Time Out says
The late David Bowie's maddening and beautiful musical sequel to 'The Man Who Fell to Earth'
A recording of ‘Lazarus’ at the Kings Cross Theatre will be streamed for three performances only in January 2021 to mark David Bowie’s seventy-fourth birthday (Jan 8) and the fifth anniversary of his death. Tickets can be purchased here.
This review is from 2016.
A wealthy recluse, dying but somehow not dead, sits atop his New York tower, hallucinating his past and the music of David Bowie.
If it was difficult to see where Thomas Jerome Newton, the stranded alien protagonist of the 1976 film ‘The Man Who Fell To Earth’ ended, and Bowie – who played him – began, then that goes double for its musical sequel, ‘Lazarus’.
Co-written by Enda Walsh and Bowie, ‘Lazarus’ catches up with Newton (Michael C Hall) in the present day, as he morosely drinks gin in his featureless apartment. There is little actual plot, but a sense of events finally comes to a head, as Newton’s hope and despair become manifested as ingénue the Girl (Sophia Anne Caruso) and the psychotic Valentine (Michael Esper). Meanwhile his new PA, Elly (Amy Lennox), finds her personality is being overwritten by that of Thomas’s lost love, Mary-Lou.
Ivo van Hove’s claustrophobic production is more like a mood than a story, a homage to Nicholas Roeg’s hallucinatory film, but also, perhaps, a window into the near-decade of seclusion that followed Bowie’s withdrawal from public life in 2004.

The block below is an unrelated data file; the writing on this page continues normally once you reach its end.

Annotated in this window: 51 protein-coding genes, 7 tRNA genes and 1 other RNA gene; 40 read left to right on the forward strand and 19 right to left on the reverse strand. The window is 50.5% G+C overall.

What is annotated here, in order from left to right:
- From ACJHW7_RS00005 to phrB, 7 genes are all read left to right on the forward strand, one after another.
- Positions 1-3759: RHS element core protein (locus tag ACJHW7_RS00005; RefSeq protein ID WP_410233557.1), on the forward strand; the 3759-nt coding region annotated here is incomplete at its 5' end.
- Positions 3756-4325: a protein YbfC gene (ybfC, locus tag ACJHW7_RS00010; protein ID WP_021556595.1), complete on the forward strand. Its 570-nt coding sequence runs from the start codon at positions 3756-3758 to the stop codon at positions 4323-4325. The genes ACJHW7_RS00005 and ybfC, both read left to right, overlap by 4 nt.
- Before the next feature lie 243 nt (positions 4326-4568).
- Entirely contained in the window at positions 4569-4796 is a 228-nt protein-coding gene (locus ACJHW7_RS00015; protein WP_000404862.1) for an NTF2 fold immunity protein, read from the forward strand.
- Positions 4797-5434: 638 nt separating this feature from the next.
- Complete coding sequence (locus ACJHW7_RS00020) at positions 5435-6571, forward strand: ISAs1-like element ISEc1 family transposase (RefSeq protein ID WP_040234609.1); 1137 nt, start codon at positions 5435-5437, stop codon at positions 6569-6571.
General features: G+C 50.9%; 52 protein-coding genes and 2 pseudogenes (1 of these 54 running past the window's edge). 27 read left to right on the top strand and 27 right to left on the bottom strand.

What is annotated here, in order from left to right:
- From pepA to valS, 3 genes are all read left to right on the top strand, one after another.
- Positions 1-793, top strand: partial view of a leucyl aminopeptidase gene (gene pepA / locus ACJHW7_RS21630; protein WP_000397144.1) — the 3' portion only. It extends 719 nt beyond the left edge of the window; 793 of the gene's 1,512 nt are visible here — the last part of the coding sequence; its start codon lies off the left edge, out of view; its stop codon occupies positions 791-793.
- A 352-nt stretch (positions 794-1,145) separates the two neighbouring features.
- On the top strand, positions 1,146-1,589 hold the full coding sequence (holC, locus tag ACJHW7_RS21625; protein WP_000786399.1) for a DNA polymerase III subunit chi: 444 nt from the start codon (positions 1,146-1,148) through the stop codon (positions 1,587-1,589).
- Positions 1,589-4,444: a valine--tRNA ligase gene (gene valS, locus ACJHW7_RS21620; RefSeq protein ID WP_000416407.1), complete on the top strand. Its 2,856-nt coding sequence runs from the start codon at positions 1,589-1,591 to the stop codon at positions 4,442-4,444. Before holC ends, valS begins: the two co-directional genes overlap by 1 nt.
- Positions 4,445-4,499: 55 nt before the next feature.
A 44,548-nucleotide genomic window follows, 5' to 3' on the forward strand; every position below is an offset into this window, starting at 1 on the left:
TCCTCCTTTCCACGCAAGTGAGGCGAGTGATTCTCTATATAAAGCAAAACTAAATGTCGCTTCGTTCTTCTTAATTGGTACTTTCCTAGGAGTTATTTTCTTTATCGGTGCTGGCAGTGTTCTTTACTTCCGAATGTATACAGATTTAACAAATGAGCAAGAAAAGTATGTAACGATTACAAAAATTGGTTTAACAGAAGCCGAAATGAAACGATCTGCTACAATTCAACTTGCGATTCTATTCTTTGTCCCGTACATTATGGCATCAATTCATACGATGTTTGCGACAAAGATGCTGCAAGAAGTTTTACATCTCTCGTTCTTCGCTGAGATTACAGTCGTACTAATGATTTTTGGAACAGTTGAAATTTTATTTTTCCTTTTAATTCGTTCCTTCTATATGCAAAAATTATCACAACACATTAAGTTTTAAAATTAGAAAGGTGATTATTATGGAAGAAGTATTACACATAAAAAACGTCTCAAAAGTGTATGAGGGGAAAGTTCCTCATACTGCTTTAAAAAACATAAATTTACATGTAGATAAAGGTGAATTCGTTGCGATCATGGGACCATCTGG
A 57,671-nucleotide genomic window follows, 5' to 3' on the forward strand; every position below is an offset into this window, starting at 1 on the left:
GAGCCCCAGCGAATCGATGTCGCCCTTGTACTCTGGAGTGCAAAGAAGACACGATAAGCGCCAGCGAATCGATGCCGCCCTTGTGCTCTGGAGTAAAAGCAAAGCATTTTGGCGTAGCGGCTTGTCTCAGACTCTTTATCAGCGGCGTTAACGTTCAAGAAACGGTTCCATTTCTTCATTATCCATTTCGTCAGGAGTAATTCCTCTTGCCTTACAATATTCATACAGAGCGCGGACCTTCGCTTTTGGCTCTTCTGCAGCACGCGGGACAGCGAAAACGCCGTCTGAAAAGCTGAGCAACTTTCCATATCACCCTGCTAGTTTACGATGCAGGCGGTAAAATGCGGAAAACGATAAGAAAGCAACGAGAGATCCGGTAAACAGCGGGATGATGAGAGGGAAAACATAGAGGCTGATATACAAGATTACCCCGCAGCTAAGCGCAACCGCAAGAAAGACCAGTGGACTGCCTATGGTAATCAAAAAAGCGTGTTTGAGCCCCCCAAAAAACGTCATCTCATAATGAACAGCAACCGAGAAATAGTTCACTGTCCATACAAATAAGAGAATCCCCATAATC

Does this make it a good musical? I dunno: it’s weirdly caught between aggressive artiness and a certain triteness. If you haven’t seen – and liked – the film, you’ll quite possibly be totally at sea here. If you do love its brooding vibes, you may cringe at a couple of moments where its icy aloofness is punctured by overly sincere, ‘X Factor’-style performances of a couple of numbers.
However, I can’t help but feel it shouldn’t be viewed as just a musical. Even if he’d lived, Bowie had apparently sworn off further live shows, and I would guess ‘Lazarus’ was part-conceived as a substitute. Almost none of the songs – even the four moody new ones – feel integral to the plot, and could probably be swapped for something else without really changing the feel of the show. But as a concert setlist it makes perfect sense. Played by a live band and directed by a man famous for his love of rock music, it’s roughly 50/50 ‘new’ material (drawing partly on 2013 comeback album ‘The Next Day’) and classics that fit the elegiac mood (‘Life on Mars?’, ‘Absolute Beginners’, stripped down takes on ‘Changes’ and ‘”Heroes”’).
Unlike Bowie’s towering final album ‘Blackstar’, ‘Lazarus’ is a flawed work. But I can’t help but love it, in the same way I love ‘Outside’ and ‘Reality’ and all those other flawed latter-day Bowie records. In no small part that’s down to Hall, magnificently other as the depressed immortal, and with a powerful vibrato that sounds uncannily like Bowie’s. But more than that, and casting objectivity to the wind, I feel moved by the very existence of ‘Lazarus’, which feels like Bowie’s final tour, testament and eccentric project all wrapped into one. It is not a valedictory romp through his greatest hits, but something rarer, more interesting and more frustrating: a last transmission from a dying star.